When we think about music and Vietnam, the first thing that comes to mind usually are images of Hueys blaring Wagner as they bombard a village, or US soldiers trudging off into the distance clouded in smoke, Canned Heat or Jimmy Hendrix, or even, if war isn’t really your thing, Country Joe and The Fish simmering on the soundtrack. Vietnam and American music have become so entwined in popular culture that its effects and its influences are largely lost in a [purple] haze of nostalgia and wildly misplaced patriotism, or (depending on who you think won) a glowering sorrow or opprobrium. What most people have forgotten, however, in the waves of cultural appropriation that took place throughout the late 60s and early 70s, is that there was already in place in Cambodia at the time a thriving youth culture based in much the same love of music and performance as there was in America.
Situated mostly in the South East Asian cultural hub that was Phnom Penh, an entire music scene, organically grown from influences as disparate as 50s US crooners, Afro-Cuban rhythms, South Sea exotica and Indian traditional dance, the Cambodia rock and roll story is one that mirrors the history of the region and tells as many heart-breaking stories as the war itself.
Don’t Think I’ve Forgotten: Cambodia’s Lost Rock And Roll, the new documentary from the director of Sleepwalking Through the Mekong, tells us this history through the close examination of the lives and careers of a handful of the most famous Cambodian performers – their styles, their influences, their reactions to the war and its concomitant oppressions and their final, tragic swansongs. Whereas Sleepwalking… examined the past through the lens of a current band, Dengue Fever, whose Cambodian singer provides the impetus for the journey on a tour of the country, Don’t Think I’ve Forgotten uses the present only as a platform from which the stars of the past are able to speak.
Don’t Think I’ve Forgotten is constructed mostly from fantastic archive footage of the singers in question, intercut with (as would be impossible to do without) many great clips showing us the political turmoil in which the singers tried to create their music, and interviews today with some of the survivors, both singers and the families of those who weren’t so fortunate. The film tends to shy away from the usual Vietnam era footage, grainy film of soldiers and helicopters and burning palm trees and instead focuses on the political side of the conflict, giving us interviews with all of the main characters, good and bad. And though this film is ostensibly about the music, this footage is used also as a fantastic tool to dissect the horror of a happy neutral nation being plunged into civil war by the unthinking actions of greater world powers.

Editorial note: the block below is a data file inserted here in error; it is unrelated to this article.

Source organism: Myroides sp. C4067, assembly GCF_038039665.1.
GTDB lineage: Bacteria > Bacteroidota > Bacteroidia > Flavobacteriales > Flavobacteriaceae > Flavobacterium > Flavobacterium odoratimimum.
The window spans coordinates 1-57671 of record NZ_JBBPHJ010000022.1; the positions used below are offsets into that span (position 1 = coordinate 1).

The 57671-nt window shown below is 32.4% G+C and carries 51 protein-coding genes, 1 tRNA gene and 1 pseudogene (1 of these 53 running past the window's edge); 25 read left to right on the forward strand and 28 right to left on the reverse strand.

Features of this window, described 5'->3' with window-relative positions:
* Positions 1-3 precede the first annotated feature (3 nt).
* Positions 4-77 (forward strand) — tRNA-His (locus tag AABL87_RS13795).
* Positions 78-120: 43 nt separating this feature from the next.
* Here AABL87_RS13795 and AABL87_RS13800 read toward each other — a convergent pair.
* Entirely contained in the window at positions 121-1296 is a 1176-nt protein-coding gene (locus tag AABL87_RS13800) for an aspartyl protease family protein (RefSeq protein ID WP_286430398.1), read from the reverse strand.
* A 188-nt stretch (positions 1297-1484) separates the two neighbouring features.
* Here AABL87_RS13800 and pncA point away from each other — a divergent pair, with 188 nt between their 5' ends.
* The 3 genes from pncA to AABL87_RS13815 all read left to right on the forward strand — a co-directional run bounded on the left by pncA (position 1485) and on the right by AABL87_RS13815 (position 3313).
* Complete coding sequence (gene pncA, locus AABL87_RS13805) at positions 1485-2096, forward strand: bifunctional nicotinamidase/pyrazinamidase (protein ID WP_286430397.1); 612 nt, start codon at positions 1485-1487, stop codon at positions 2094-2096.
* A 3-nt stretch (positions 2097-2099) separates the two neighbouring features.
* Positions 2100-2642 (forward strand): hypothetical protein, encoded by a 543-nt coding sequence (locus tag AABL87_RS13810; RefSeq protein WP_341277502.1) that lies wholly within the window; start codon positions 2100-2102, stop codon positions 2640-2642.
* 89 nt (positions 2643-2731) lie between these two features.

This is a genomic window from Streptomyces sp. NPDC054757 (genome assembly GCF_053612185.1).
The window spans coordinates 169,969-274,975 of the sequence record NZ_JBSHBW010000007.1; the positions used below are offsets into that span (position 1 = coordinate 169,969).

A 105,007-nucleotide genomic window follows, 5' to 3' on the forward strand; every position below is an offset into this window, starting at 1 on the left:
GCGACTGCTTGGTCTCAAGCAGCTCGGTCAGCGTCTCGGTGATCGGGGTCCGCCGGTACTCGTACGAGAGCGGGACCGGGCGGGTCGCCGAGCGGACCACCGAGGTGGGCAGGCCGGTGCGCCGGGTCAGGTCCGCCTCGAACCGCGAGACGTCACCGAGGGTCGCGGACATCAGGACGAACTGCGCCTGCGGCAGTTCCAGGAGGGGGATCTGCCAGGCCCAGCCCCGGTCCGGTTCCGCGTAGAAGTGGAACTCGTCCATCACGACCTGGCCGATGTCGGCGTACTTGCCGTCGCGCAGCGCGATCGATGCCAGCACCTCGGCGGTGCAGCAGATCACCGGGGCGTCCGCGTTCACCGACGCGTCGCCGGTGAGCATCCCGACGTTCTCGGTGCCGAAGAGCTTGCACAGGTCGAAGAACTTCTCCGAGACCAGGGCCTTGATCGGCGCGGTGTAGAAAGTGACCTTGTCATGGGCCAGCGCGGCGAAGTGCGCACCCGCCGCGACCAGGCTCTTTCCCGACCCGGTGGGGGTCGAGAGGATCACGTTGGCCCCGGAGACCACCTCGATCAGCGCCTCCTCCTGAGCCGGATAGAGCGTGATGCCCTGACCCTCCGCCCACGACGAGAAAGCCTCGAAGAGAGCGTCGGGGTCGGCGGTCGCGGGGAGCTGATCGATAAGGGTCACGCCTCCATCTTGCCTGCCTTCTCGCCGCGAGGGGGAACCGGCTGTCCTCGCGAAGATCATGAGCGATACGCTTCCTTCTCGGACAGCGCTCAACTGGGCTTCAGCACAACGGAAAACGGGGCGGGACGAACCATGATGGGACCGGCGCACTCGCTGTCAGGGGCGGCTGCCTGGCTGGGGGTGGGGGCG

This story takes the form of an abrupt history lesson told by those that survived it. From French occupation to Nixon’s indiscriminate bombing of Vietnamese seeking refuge in Cambodia, to the rise of the Khmer Rouge killing machine that set about eradicating American influence by killing millions who were taken in by its music. Lest it be thought that this film is all death and genocide, soundtracked by those killed, there are lighter moments here where Pirozzi concentrates the story on the most famous singers of the time. Sinn Sisamouth, for instance, considered the King of Khmer music, introduced many to the joys of music with his soulful traditional voice and covers of American standards such as “House of the Rising Sun”. He too was taken in by the politics of the time, eventually singing propaganda songs for the fledging Khmer Rouge before eventually dying in unknown circumstances in The Killing Fields. Inevitably, the light tone cannot last, however, as the stories of many others are just as tragic, as Pol Pot sought to return Cambodia to a sort of Dark Ages through his nearly successful complete removal of foreign culture.
The real emotional thrust of this film lies in the tales of those that survived, first-person accounts of those now aged who they left the country for French or American exile carrying little pieces of their country’s short musical heyday with them: records, printed music and fantastically garishly coloured posters. Most importantly, however, they kept alive the tragically short careers of the Cambodian musicians and singers murdered by Pol Pot. Even considering the West’s role in the breakdown of the neutrality that led to the rise of the horrific despotism, it is amazing how readily the citizens and musicians of Phnom Penh were able to separate those despicable policies from the culture of the state that implemented them. An abiding reverence for Cambodian music, inextricably entwined as it is with foreign influences, kept many of the victims comfortable in times of war, and this is shown even now by the fondness with which all music is remembered and cherished.
This is a wonderful film then, filled with terrific music and colourful characters, all tied together by an astute journalistic heart that never forgets the importance of all elements of a country’s history to all parts of its peoples’ lives. It shows us unfamiliar aspects of a familiar conflict, and in so doing increases our understanding of its causes and its effects. This is a film that shows the viewer things that haven’t been immediately apparent in the past, an honest look a those left behind when the wheels of international politics run over culture unthinkingly.
Don’t Think I’ve Forgotten: Cambodia’s Lost Rock and Roll screens at the 59th BFI London Film Festival on the 14th and 17th October as part of the Sonic strand.
Director: John Pirozzi
Stars: Prince Sihanouk, Sinn Sisamouth
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